Internet of Things ‘means more DDoS attacks’

Internet-connected home devices were increasingly at risk to hackers in 2016, which converted them to weapons that launched distributed denial of service (DDoS) attacks to take websites and services online.

The finding is one of several cybersecurity trends identified by Arbor Networks in its 12th annual Worldwide Infrastructure Security Report (WISR). DDoS attacks render an online service unavailable by overwhelming it with traffic from multiple sources.

Arbor Networks is the security division of application and network performance management products provider NETSCOUT. In its latest report it suggests that the stakes have changed for network and security teams, with the threat landscape transformed by the emergence of Internet of Things (IoT) botnets. As IoT devices proliferate across networks and benefit businesses and consumers, attackers are able to weaponise them due to “inherent security vulnerabilities”.

The report details how attackers exploit and recruit IoT devices, how IoT botnets enabled by Mirai source code (malware that infects the devices and can be used as an attack launch platform) operate and offers practical advice on how to defend against them.

The largest distributed denial-of-service (DDoS) attack reported in 2016 was 800 Gigabits per second (Gbps), a 60% increase over 2015’s largest attack of 500 Gbps. As DDoS attacks get larger, they are also becoming more frequent and complex. This increased scale and complexity has led more businesses to deploy purpose-built DDoS protection solutions, implement best practice hybrid defences and increase time for incident response practice – all “positive developments in an otherwise gloomy threat environment”.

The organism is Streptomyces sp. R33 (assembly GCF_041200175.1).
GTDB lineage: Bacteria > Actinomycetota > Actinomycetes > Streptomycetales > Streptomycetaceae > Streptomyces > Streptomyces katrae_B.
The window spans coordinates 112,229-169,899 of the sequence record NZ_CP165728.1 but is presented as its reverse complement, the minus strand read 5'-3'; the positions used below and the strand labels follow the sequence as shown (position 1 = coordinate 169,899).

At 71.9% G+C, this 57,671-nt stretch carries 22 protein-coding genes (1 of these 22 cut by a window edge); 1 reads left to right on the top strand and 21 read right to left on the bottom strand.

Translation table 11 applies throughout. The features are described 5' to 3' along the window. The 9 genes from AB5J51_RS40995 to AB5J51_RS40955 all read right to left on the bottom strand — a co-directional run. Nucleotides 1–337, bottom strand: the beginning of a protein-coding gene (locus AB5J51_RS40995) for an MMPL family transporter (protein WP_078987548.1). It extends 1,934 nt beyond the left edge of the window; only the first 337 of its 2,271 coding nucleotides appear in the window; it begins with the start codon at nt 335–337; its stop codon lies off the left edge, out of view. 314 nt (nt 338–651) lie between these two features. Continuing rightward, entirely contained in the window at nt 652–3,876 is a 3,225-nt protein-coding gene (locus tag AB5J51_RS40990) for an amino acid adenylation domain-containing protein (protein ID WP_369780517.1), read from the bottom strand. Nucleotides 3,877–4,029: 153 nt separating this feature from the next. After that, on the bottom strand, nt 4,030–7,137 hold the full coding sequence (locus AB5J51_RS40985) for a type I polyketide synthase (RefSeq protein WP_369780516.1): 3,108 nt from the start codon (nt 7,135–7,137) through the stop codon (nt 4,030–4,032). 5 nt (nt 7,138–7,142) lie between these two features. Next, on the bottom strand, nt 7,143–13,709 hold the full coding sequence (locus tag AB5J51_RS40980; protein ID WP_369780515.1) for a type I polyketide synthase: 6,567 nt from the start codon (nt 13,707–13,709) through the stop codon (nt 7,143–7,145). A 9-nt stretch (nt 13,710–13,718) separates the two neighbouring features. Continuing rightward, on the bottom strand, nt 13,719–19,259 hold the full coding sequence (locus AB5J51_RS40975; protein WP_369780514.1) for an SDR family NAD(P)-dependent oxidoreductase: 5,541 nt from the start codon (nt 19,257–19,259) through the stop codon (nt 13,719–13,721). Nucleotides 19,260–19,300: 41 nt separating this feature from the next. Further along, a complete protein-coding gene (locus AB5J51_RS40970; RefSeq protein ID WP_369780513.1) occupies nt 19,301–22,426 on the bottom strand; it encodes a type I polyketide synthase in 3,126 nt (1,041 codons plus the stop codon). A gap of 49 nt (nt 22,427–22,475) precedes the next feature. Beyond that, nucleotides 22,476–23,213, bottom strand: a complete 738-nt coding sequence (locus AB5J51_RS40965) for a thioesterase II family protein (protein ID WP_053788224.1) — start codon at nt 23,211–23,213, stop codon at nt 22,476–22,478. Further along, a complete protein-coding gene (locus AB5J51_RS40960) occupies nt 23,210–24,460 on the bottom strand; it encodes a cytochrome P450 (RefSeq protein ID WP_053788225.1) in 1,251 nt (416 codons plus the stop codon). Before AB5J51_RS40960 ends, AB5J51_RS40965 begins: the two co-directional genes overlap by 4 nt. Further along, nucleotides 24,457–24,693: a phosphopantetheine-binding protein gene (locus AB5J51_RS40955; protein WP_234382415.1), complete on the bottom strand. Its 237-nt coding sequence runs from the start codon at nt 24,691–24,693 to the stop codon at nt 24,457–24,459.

“The survey respondents have grown accustomed to a constantly evolving threat environment with steady increases in attack size and complexity over the past decade,” said Darren Anstee, Arbor Networks chief security technologist.

“However, IoT botnets are a game changer because of the numbers involved. There are billions of these devices deployed, and they are being easily weaponised to launch massive attacks. Increasing concern over the threat environment is reflected in the survey results, which show significant improvements in the deployment of best practice technologies and response processes.”

Among the report’s key findings:

Innovation and exploitation fuel the DDoS attack landscape:
The emergence of botnets that exploit inherent security weaknesses in IoT devices and the release of the Mirai botnet source code have increased attackers’ abilities to launch extremely large attacks.

The massive growth in attack size has been driven by increased attack activity on all reflection/amplification protocols, and by the weaponisation of IoT devices and the emergence of IoT botnets.

The chances of being hit by a DDoS attack are at a record high, with respondents showing increased rates of attack.

Multiple simultaneous attack vectors are increasingly being used to target different aspects of a victim’s infrastructure at the same time. These multi-vector attacks are popular because they can be difficult to defend against and are often highly effective, driving home the need for an agile, multi-layer defence.

The consequences of DDoS attacks are becoming clear:
DDoS attacks have successfully made many leading web properties unreachable – resulting in heavy loss of revenue. This has led the C-suite and company boards to make DDoS defence a top priority.

More appreciation of risk leads to better behaviour:
The survey results indicate a better understanding of the brand damage and operational expense of successful DDoS attacks, driving focus on best-practice defensive strategies. Across the board, in every industry, there has been an increase in the use of purpose-built DDoS protection solutions and best practice methods.


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